“Lord . . . even the dogs eat the scraps that fall from the table of their masters.”
THURSDAY, AUGUST 9
FEAST OF TERESA BENEDICTA OF THE CROSS, VIRGIN, MARTYR
A saint even atheists can admire
Faith in a loving God is not easy in an often cruel world. Some have even concluded that, given the evidence, atheism is the more realistic choice. But consider the case of Edith Stein, who was born Jewish, grew up atheist, converted to Catholicism, and became a Carmelite nun, taking the name Teresa Benedicta of the Cross. Nazi persecutors sent her to die in a concentration camp, but this brilliant philosopher and holy woman responded to the worst of human cruelty with a steadfast heart of faith. Should you do any less in the circumstances of your life?
“Jesus began to show his disciples that he must go to Jerusalem and suffer greatly.”
FRIDAY, AUGUST 10
FEAST OF LAWRENCE, DEACON, MARTYR
What treasure do you have to offer?
Pancho Villa, the Mexican revolutionary, was assassinated in 1923. The legend arose that, while dying, he said: “Don’t let it end like this. Tell them I said something.” If legend is to be believed, Saint Lawrence of Rome also uttered some famous last words. As he was being roasted alive, he said to his executioners: “It is well done. Turn me over.” But it was a less colorful—and probably more authentic—remark that assured his death. Commanded by the imperial prefect in Rome to hand over the church’s treasure, Lawrence presented many lame, maimed, orphaned, and widowed persons and said: “Here is the treasure of the church.” We can’t plan our last words, but in the meantime we can learn to see all people as treasured by God and to speak and act in their defense.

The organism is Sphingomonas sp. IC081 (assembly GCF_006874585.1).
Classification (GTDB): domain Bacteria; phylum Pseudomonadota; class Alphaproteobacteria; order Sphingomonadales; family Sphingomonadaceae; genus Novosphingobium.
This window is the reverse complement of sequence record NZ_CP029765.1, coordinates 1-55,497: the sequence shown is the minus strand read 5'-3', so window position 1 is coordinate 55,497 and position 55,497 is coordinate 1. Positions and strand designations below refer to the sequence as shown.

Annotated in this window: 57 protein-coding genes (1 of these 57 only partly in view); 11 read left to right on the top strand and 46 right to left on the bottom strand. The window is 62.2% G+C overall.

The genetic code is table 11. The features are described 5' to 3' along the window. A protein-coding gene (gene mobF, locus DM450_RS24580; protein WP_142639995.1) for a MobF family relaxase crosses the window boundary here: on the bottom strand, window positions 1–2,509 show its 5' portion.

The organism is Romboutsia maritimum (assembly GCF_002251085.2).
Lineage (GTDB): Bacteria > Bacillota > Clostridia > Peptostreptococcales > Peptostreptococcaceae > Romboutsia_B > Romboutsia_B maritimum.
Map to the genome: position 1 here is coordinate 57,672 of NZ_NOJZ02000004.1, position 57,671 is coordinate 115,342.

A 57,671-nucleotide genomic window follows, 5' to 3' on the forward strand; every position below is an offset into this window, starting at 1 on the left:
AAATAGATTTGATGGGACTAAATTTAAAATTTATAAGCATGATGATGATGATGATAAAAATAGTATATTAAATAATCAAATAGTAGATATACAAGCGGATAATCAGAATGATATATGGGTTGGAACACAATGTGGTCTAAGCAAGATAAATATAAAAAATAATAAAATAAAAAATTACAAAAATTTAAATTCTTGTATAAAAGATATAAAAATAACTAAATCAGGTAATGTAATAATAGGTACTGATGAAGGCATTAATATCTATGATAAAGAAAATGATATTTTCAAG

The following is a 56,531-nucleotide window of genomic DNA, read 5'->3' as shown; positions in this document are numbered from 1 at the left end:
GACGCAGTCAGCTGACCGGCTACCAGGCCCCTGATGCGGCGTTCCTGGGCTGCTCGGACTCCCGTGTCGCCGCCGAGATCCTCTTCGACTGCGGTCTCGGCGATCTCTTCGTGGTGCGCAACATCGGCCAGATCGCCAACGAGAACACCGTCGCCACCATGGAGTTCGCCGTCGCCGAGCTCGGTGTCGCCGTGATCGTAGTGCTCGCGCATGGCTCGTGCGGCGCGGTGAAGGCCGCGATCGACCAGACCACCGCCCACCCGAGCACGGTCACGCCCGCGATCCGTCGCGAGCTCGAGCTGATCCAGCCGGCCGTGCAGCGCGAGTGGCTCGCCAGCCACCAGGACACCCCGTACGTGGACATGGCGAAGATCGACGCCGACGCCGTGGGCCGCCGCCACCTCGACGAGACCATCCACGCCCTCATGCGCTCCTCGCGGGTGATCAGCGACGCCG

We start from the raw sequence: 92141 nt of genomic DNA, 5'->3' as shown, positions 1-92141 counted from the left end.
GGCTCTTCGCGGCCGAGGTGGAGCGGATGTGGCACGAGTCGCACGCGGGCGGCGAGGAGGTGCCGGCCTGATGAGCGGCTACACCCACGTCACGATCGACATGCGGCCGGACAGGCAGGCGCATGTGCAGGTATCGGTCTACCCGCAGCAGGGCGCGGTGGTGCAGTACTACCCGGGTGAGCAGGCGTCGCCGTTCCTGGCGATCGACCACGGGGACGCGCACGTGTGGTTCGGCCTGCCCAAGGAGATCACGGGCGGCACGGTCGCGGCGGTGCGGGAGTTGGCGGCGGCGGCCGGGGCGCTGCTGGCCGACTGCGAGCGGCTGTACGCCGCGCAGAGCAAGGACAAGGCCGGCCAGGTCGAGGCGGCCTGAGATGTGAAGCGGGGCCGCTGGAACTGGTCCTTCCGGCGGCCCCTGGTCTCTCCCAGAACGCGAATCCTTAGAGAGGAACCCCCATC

“He scatters abroad, he gives to the poor; his righteousness endures forever.”
SATURDAY, AUGUST 11
FEAST OF CLARE, VIRGIN
When piety is strength
Women in consecrated religious life have a long tradition of standing their ground with a church hierarchy that has not on occasion treated them as equal members of the body of Christ. Clare of Assisi, deservedly remembered for her uncompromising piousness, was not shy about defending the simple Franciscan ideals of her order of women against papal attempts to impose a different, softer way of life on the community. Remember that piety is not synonymous with timidity. Show the courage of your convictions through the strength of your devotion.
“Nothing will be impossible for you.”
©2012 by TrueQuest Communications, L.L.C. PHONE: 800-942-2811; E-MAIL: firstname.lastname@example.org; WEBSITE: PrepareTheWord.com Licensed for noncommercial use. All rights reserved. Scripture quotes come from the New American Bible.
Contributors: Alice Camille, Daniel Grippo, Caroline Hopkinson, Father Larry Janowski, O.F.M., Ann O'Connor, Joel Schorn, Patrice J. Tuohy, and Sister Julie Vieira, I.H.M.